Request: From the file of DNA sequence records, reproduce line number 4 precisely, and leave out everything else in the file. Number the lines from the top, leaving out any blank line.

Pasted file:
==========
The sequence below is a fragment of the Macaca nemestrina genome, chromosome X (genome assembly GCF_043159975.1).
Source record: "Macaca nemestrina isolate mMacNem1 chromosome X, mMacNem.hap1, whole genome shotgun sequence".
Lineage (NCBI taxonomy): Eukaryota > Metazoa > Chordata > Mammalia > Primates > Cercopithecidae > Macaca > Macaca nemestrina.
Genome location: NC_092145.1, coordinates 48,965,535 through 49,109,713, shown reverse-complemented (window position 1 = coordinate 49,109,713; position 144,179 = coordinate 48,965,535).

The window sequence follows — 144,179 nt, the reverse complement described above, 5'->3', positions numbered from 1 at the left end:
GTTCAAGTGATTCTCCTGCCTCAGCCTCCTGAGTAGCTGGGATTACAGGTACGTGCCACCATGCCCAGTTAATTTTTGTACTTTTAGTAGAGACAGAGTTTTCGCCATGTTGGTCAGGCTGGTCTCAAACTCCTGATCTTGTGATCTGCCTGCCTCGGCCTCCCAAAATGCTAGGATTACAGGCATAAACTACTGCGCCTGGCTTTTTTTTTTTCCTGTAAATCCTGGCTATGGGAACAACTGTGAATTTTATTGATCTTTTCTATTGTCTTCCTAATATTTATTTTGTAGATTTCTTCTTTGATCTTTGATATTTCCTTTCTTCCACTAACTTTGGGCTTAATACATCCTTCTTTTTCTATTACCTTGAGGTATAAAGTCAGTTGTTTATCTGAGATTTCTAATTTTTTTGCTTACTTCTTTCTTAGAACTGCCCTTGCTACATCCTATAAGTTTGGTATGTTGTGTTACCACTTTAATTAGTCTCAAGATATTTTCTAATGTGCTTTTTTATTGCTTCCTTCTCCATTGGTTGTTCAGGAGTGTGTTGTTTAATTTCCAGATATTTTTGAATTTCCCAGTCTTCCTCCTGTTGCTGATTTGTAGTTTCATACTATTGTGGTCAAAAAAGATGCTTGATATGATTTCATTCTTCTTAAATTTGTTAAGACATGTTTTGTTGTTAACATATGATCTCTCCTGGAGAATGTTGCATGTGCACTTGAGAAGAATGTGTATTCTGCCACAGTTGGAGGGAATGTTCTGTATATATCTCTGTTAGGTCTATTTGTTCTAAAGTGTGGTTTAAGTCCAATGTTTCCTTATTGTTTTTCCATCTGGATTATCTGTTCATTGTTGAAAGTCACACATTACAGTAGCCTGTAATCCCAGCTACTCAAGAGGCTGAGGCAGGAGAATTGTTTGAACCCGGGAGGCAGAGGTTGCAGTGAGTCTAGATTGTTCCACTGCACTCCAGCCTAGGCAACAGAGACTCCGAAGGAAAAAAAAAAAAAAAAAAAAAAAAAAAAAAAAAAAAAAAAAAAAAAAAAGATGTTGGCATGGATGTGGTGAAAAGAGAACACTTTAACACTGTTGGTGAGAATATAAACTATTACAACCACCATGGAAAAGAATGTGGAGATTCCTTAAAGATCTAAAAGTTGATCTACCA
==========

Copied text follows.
Genome location: NC_092145.1, coordinates 48,965,535 through 49,109,713, shown reverse-complemented (window position 1 = coordinate 49,109,713; position 144,179 = coordinate 48,965,535).